Another alternative to using the big parcel companies that has taken off is the use of crowdsourced delivery services. Deliv, for example, is a crowd sourced delivery option that stretches across multiple retail segments. This company uses a smartphone app to alert pre-qualified drivers of a pending delivery. The driver picks up the merchandise from the retailer and delivers it to the customer. Instacart is another example of crowdsourced delivery. Based in San Francisco, this company connects personal shoppers with customers to deliver local groceries. Both of these companies are proving that the crowdsourced model is growing. And all of these models show that while they may be expensive, they are doing a good job of satisfying the customer during the last mile.

last mile indiaBut outside of the US, it is another story. The growth of the e-commerce economy is great for retailers, and allows more people to shop for the goods they want, but it poses significant challenges to the last mile. The world’s two most populated countries, which bring an awful lot of buying power, face significant challenges. In India, for example, Morgan Stanley estimates that Indian online sales will hit $100 billion a year by 2020, up from $3 billion in 2013. The difficult part is figuring out the infrastructure to make home deliveries viable. Trucks have a difficult time navigating the crowded streets and the postal service is notoriously slow. One new option in India is the use of couriers to deliver goods purchased from Flipkart, Snapdeal, and Amazon India. But, in order to actually deliver these products, couriers are turning to smaller modes of transportation. In many places, delivery trucks are simply too big to navigate. Instead, couriers are using motorcycles and scooters to carry giant backpacks filled with 100 pounds+ of merchandise. These drivers navigate narrow streets, potholes, and erratic drivers to deliver everything from soda to laser printers. Most people agree that without the use of couriers to deliver these goods, the e-commerce market as a whole would grind to a halt in India.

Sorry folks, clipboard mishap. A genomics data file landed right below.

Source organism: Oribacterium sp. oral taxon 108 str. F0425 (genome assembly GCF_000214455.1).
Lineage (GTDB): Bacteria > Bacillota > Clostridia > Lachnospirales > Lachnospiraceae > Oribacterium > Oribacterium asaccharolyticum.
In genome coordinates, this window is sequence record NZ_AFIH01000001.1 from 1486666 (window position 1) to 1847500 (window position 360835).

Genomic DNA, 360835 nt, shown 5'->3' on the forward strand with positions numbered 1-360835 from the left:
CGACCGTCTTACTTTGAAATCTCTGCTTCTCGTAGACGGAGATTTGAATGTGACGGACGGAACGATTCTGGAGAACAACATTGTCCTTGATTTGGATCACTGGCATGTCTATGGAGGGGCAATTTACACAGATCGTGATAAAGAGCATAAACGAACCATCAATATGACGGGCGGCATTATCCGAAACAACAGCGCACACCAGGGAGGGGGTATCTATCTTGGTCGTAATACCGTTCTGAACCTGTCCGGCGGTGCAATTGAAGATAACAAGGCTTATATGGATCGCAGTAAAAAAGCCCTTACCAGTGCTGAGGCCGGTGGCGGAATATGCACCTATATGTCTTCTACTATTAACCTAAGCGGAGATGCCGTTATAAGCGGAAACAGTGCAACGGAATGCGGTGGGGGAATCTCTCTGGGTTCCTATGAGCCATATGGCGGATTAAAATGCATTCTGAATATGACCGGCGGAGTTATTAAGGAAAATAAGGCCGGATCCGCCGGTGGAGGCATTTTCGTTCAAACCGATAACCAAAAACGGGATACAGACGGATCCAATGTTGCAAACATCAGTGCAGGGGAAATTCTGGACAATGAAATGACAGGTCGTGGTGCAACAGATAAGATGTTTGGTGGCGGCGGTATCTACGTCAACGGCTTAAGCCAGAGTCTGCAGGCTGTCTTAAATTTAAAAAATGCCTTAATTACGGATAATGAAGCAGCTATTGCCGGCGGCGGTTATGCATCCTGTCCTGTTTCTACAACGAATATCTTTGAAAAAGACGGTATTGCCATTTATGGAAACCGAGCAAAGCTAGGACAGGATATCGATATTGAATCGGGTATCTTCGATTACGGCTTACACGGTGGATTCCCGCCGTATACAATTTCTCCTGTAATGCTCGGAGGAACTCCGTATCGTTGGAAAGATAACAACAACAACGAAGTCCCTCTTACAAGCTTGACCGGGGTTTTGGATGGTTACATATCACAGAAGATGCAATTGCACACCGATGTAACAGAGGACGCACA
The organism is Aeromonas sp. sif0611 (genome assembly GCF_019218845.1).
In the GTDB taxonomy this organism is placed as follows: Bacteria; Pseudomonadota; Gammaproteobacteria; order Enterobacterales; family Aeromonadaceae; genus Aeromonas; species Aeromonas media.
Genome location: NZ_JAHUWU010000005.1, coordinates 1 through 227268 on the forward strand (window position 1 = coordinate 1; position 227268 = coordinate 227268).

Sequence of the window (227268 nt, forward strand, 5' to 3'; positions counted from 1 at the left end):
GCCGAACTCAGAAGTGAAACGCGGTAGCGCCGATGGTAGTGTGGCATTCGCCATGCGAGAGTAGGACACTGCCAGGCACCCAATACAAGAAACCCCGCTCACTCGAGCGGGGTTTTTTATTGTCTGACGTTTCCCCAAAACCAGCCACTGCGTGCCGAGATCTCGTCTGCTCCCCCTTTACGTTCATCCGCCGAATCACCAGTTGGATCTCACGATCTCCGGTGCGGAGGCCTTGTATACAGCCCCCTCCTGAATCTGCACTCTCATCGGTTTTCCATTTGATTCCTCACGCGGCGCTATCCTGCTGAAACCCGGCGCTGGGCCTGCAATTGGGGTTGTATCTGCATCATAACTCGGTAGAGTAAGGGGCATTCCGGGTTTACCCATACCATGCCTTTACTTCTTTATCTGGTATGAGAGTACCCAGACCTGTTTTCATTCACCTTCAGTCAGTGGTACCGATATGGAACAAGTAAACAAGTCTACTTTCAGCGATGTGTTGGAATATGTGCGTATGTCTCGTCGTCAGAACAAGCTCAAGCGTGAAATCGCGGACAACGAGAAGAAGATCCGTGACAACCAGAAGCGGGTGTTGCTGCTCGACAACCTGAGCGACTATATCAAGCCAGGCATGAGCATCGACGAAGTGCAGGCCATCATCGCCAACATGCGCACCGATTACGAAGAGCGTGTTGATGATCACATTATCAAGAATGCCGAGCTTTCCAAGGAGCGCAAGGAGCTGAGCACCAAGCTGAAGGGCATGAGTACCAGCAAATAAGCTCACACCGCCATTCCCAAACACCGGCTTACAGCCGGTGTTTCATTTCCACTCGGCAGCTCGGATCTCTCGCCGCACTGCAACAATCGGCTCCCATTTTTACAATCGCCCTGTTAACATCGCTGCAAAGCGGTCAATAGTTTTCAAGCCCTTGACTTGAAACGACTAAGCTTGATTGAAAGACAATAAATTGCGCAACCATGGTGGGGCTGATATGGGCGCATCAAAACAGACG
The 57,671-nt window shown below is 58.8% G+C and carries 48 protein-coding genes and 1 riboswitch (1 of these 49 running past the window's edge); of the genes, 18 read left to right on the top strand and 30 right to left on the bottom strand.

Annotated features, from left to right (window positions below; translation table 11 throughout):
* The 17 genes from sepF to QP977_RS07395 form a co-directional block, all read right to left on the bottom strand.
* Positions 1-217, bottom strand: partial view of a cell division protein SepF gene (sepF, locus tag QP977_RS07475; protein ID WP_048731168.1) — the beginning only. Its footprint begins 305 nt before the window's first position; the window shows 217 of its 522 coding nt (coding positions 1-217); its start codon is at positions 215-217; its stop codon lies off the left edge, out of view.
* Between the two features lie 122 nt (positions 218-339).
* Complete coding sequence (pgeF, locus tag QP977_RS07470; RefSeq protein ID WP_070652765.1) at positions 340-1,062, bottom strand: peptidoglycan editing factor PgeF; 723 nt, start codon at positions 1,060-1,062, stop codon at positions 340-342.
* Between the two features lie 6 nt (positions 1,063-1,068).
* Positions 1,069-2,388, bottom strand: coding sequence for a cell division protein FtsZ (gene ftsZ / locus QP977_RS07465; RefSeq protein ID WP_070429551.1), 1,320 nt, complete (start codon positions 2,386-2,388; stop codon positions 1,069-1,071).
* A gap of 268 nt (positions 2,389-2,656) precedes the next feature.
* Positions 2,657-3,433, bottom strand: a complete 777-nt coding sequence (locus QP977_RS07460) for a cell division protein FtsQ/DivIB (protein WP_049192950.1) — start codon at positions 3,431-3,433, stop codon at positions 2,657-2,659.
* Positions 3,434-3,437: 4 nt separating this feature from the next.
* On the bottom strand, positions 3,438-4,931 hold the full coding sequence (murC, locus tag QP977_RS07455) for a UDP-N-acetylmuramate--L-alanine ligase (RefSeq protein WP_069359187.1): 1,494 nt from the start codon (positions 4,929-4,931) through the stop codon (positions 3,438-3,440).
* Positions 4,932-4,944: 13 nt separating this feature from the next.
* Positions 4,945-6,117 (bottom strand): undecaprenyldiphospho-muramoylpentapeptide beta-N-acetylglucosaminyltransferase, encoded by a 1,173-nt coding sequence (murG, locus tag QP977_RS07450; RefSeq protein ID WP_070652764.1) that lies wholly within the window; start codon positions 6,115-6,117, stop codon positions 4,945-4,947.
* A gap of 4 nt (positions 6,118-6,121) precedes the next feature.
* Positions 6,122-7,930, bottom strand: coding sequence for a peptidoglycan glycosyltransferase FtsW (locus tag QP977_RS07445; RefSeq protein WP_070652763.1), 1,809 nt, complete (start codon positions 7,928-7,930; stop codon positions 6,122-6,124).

china last mileChina faces its own set of challenges. The e-commerce market is growing exponentially in China and vast improvements have been made to establish more operations centers across the country. These improvements have made it possible for residents in rural China to shop online and receive orders in a timely fashion. But the last mile still remains an issue. One of the biggest roadblocks for Chinese retailers is the government policy banning freight vehicles and gas-fueled and electric tricycles in downtown areas. This poses a number of problems. First, delivery people can be detained, have their vehicles seized, and receive fines for violating regulations due to the pressure of making a delivery timeframe. Secondly, to combat the costs of tickets and seized vehicles, many companies are simply driving up their delivery costs. These costs can certainly be burdensome to the customer, but at the same time, they are necessary if they wish to receive their package. And third, if the last mile problem is not solved, and vehicles are seized or delivery personnel are detained, the packages may never be delivered. According to the operator of one such delivery service, “if the last mile problem is not solved, up to 1 million packages awaiting delivery could be stockpiled in cities around the country.” This shows just how serious the last mile problem, and the associated challenges are in China.